• And in Once Upon a Time in Hollywood (2019), it’s “What if a has-been actor named Rick Dalton (Leonardo DiCaprio) had lived next door to the Polanski residence, and along with his stunt-double-turned-chauffeur Cliff Booth (Brad Pitt), foiled the Manson Family murders in 1969?” Yes!

This aspect of Once Upon a Time in Hollywood is most satisfying, especially when it comes with the usual Tarantino-movie dollop of ultraviolence—of course, this time visited on the would-be murderers. How many people who remember the gruesome news at the time didn’t wish some form of such agony on the killers? Well, in the movie, we get that—they’re shot, bludgeoned, attacked by a dog, set on fire, and drowned. It’s a very cathartic release for some of the dormant anger about the mindless carnage of those brutal slayings in ’69 in the name of, what? —exacerbating racial tension? —getting revenge on the privileged “piggies”? It’s all too grotesque.

Cliff visits the former Western studio where the Manson Family members are staying.

Cliff visits the former Western studio where the Manson Family members are staying. Credit: Screenshot

But before you run off screaming about how disgusting this movie must be, wait! There’s comedy too, and droll caricatures of Hollywood types, and the whole amusing story of how Rick Dalton’s career has declined, and what’s happened to stuntman Cliff along the way. As in Tarantino’s other films, there aren’t protracted monologues or montages with backstories; the audience pieces together characters as we all do in real life—what we see people do, and what we hear about them. This creates a dynamic relationship with the story and less chance of predictability.

There’s a hilarious example of this in the film: We hear Cliff Booth being referred to as a wife-killer who got away with it. Shocking! We get just one flashback, which salaciously dangles possible motive and opportunity, but we don’t see him do it. Ingenious.

So, why don’t I love this movie as much as most of Tarantino’s work? Don’t get me wrong—I like it a lot … it made me think and feel, and it made me want to see it again.

The film is filled with retro music and art, like this poster depicting a spaghetti western starring fictional actor Rick Dalton.

The film is filled with retro music and art, like this poster depicting a spaghetti western starring fictional actor Rick Dalton. Credit: Sony

Maybe it’s one early reaction I had: This is like watching a Tarantino film in slow motion. Everything seemed muted from the typical pace and intensity of his films. I appreciate the time taken to introduce Dalton and Booth, and the completely separate story told, but that takes up most of the film. Booth’s run-in with the Manson Family is an interesting intersection, but otherwise we don’t see much of that crew until the last few minutes. A similar tack was taken in Inglourious Basterds, but here it seems lethargic. For instance, there are entire minutes taken to set a mood with a song of the era, but without any background action, other than, say, one of the characters driving in a car. Maybe this slower, sleepier style will grow on me. Maybe it was intentional to lend more oomph to the final frenetic scenes of dispatching the would-be-killers.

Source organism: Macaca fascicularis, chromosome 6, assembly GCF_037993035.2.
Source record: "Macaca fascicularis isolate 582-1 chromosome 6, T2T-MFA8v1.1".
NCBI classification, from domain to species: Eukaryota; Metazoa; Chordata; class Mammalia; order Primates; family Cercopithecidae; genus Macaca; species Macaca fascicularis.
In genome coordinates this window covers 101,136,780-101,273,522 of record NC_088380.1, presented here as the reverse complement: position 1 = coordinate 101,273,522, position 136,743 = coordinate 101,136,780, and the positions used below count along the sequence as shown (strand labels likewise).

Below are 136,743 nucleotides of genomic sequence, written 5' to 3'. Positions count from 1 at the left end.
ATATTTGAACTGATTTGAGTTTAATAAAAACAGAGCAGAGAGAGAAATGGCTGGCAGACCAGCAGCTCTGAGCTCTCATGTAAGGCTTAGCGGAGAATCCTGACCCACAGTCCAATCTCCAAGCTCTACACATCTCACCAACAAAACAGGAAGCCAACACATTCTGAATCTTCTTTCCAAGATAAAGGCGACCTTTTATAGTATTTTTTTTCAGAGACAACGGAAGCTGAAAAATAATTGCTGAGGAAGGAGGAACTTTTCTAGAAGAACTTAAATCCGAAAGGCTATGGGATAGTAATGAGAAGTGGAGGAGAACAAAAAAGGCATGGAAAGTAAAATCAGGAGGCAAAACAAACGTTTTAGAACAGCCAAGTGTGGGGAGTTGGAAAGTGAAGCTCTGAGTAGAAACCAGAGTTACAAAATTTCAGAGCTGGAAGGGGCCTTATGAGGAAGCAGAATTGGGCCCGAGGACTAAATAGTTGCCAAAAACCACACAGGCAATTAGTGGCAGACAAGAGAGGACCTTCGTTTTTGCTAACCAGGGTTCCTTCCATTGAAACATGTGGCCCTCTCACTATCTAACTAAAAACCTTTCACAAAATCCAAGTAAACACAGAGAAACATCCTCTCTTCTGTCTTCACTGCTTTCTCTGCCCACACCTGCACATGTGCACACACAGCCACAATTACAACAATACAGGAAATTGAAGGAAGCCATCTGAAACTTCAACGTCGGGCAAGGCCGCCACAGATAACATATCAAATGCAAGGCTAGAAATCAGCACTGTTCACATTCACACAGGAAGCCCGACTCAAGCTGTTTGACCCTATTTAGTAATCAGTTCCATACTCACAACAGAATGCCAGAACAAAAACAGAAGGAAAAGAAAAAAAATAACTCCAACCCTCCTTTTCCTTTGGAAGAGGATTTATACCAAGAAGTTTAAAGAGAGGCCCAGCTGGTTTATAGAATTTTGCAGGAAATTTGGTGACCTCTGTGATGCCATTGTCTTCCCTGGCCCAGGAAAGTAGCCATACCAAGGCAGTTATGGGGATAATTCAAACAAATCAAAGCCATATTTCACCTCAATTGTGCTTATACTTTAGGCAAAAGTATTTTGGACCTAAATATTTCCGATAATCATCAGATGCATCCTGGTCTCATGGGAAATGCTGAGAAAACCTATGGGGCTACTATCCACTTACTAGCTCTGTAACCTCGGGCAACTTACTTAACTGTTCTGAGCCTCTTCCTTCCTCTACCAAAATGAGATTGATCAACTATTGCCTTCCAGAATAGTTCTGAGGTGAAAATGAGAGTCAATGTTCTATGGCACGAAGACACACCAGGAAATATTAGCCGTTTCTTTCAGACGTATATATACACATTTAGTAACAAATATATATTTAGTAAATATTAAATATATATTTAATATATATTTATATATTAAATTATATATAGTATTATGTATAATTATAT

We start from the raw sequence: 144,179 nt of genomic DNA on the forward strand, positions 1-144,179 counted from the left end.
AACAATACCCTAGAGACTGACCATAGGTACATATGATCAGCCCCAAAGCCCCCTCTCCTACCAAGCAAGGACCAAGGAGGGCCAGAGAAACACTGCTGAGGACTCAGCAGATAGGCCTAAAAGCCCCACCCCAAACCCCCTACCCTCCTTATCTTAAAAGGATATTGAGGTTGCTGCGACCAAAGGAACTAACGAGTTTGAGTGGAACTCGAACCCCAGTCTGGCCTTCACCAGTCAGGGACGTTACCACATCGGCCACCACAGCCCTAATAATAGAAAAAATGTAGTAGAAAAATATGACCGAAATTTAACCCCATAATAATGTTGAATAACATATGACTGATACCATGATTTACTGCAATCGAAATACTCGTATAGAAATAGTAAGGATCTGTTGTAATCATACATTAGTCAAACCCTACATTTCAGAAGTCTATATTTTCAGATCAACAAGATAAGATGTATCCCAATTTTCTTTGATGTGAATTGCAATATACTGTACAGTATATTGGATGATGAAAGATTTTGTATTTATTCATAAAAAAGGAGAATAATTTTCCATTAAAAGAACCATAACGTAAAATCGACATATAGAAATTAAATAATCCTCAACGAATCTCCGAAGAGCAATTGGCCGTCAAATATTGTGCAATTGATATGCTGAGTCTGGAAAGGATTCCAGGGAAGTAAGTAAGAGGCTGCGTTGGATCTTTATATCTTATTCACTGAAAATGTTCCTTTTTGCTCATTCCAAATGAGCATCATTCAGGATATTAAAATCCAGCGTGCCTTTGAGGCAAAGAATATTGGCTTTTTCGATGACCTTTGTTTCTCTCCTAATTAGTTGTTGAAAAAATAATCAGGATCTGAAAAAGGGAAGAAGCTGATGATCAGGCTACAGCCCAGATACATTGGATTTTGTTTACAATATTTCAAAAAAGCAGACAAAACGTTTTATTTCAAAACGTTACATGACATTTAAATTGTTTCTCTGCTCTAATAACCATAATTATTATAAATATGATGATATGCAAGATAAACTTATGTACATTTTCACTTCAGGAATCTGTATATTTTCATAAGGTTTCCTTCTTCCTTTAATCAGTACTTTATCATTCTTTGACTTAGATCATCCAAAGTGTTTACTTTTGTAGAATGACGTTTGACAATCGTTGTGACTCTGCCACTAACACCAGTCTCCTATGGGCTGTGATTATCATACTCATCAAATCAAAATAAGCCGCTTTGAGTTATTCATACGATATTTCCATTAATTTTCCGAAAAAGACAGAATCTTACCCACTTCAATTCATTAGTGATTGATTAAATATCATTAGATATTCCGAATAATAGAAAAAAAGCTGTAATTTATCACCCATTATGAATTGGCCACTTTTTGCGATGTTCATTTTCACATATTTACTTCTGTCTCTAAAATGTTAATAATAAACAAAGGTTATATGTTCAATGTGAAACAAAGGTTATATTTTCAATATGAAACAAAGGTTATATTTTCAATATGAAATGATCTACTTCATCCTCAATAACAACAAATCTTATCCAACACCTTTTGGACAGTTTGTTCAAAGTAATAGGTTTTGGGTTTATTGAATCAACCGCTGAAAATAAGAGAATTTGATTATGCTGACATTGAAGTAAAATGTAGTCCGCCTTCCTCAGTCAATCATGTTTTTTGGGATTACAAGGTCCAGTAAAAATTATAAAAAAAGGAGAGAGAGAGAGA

Another issue I had is some of the characters nearly being left on the cutting room floor—or, rather, maybe they should have been. Timothy Oliphant playing James Stacy is one, and Dakota Fanning’s portrayal of Squeaky Fromme is another. Basically, their turns were so inconsequential, they really didn’t need to be in the film. That’s a waste of talent, and it’s unexpected from a director who typically gains rich results even from roles filled by non-actors.

On the other hand, some smaller roles are splendid. Bruce Dern as the decrepit ghost-town-studio owner “hosting” the Manson Family is one. Another is Damien Lewis as Steve McQueen—uncanny!

Once Upon a Time in Hollywood is not for everyone, but if you’re game for such stuff, it’s marvelous satire and darkly imagined reparation. It also whets the appetite for Tarantino’s reportedly last film to come (as he plans to retire). Personally, I can’t wait.

It seems to be the year of films that explore the music icons of my generation. Just a couple of weeks ago, I wrote about a biopic about Queen and a bio-fantasy about Elton John in the blog Rocketman Flies High on the Heels of Bohemian Rhapsody. Now, here we are with an even more imaginative take on what the Beatles have meant to the world, as explored in Yesterday, directed by the marvelous Danny Boyle (Shallow Grave, Trainspotting, 28 Days Later, Slumdog Millionaire, 127 Days).

The clever concept reminded me of It’s a Wonderful Life. During a mysterious global power outage, the main character, Jack Malik (Himesh Patel), gets hit by a bus. When he recovers, the struggling songwriter discovers that suddenly no one remembers the Beatles—never heard of them. They also never heard of several other ubiquitous elements of modern life, but I won’t give those away here.

Jack’s failure as a performer quickly turns into unimaginable success as he passes himself off as the writer of beloved songs like “Hey Jude,” “Let It Be,” and—of course—“Yesterday.” But after an alternative-universe kind of meeting with one of the Beatles-who-were, he realizes that lying to the world—and losing the love of his life (played by the lovely Lily James)—is just not how he wants to live.

Sure, there are TONS of plot holes and some heavy-handed handling of just how AMAZING the Beatles were (they’re compared at various points to Leonardo da Vinci and Mozart), but it’s an enjoyable fantasy film. It pokes fun at many modern foibles, includes apropos “playing themselves” appearances by Ed Sheeran and James Corden, and features the music of the Beatles. Yeah, those songs really are great, and that’s why they endure and a movie like this can be made about them.

So leave the disbelief at home and enjoy the situational comedy and romance. It’s like something they write songs about.

James Corden plays himself.

In Yesterday, Jack appears on James Corden’s talkshow.

Looks like there are more films about our favorite music to come, as Blinded by the Light comes to the screen to tell a story about the inspiration that Bruce Springsteen’s music offers. And I for one can’t wait to see what comes after that!

Rocketman - Taron Egerton

Taron Egerton as Elton John